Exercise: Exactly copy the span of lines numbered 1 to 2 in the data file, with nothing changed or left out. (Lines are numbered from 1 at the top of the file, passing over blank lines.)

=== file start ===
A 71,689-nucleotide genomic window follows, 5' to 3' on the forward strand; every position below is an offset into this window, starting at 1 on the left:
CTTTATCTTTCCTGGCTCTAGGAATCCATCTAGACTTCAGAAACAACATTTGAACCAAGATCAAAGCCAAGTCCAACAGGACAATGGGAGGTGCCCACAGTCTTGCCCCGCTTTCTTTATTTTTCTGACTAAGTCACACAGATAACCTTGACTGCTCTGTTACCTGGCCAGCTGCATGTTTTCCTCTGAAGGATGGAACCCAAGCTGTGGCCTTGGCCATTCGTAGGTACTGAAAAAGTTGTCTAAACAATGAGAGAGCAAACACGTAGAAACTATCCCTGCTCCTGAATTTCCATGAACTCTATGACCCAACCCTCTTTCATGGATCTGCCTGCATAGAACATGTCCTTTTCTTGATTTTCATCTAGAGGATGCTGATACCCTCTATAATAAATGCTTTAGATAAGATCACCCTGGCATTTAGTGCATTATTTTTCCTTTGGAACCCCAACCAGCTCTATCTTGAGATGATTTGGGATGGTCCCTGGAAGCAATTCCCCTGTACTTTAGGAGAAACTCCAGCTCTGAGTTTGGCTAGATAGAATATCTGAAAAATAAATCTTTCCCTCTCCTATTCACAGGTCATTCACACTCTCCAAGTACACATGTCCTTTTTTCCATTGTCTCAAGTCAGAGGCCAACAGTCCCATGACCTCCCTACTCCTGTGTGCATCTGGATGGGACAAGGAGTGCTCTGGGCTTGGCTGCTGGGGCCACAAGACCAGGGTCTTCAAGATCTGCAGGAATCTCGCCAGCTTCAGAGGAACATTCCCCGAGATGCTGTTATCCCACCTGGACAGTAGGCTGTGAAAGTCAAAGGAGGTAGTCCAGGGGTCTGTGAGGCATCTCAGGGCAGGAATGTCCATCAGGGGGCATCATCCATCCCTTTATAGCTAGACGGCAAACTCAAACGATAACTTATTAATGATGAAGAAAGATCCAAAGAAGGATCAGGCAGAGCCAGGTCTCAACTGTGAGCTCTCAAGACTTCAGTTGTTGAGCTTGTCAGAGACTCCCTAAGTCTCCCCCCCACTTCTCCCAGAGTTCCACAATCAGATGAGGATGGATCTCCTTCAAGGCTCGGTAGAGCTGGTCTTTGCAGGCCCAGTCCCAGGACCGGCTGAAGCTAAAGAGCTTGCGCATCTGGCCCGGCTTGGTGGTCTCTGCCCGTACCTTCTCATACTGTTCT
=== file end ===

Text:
A 71,689-nucleotide genomic window follows, 5' to 3' on the forward strand; every position below is an offset into this window, starting at 1 on the left:
CTTTATCTTTCCTGGCTCTAGGAATCCATCTAGACTTCAGAAACAACATTTGAACCAAGATCAAAGCCAAGTCCAACAGGACAATGGGAGGTGCCCACAGTCTTGCCCCGCTTTCTTTATTTTTCTGACTAAGTCACACAGATAACCTTGACTGCTCTGTTACCTGGCCAGCTGCATGTTTTCCTCTGAAGGATGGAACCCAAGCTGTGGCCTTGGCCATTCGTAGGTACTGAAAAAGTTGTCTAAACAATGAGAGAGCAAACACGTAGAAACTATCCCTGCTCCTGAATTTCCATGAACTCTATGACCCAACCCTCTTTCATGGATCTGCCTGCATAGAACATGTCCTTTTCTTGATTTTCATCTAGAGGATGCTGATACCCTCTATAATAAATGCTTTAGATAAGATCACCCTGGCATTTAGTGCATTATTTTTCCTTTGGAACCCCAACCAGCTCTATCTTGAGATGATTTGGGATGGTCCCTGGAAGCAATTCCCCTGTACTTTAGGAGAAACTCCAGCTCTGAGTTTGGCTAGATAGAATATCTGAAAAATAAATCTTTCCCTCTCCTATTCACAGGTCATTCACACTCTCCAAGTACACATGTCCTTTTTTCCATTGTCTCAAGTCAGAGGCCAACAGTCCCATGACCTCCCTACTCCTGTGTGCATCTGGATGGGACAAGGAGTGCTCTGGGCTTGGCTGCTGGGGCCACAAGACCAGGGTCTTCAAGATCTGCAGGAATCTCGCCAGCTTCAGAGGAACATTCCCCGAGATGCTGTTATCCCACCTGGACAGTAGGCTGTGAAAGTCAAAGGAGGTAGTCCAGGGGTCTGTGAGGCATCTCAGGGCAGGAATGTCCATCAGGGGGCATCATCCATCCCTTTATAGCTAGACGGCAAACTCAAACGATAACTTATTAATGATGAAGAAAGATCCAAAGAAGGATCAGGCAGAGCCAGGTCTCAACTGTGAGCTCTCAAGACTTCAGTTGTTGAGCTTGTCAGAGACTCCCTAAGTCTCCCCCCCACTTCTCCCAGAGTTCCACAATCAGATGAGGATGGATCTCCTTCAAGGCTCGGTAGAGCTGGTCTTTGCAGGCCCAGTCCCAGGACCGGCTGAAGCTAAAGAGCTTGCGCATCTGGCCCGGCTTGGTGGTCTCTGCCCGTACCTTCTCATACTGTTCT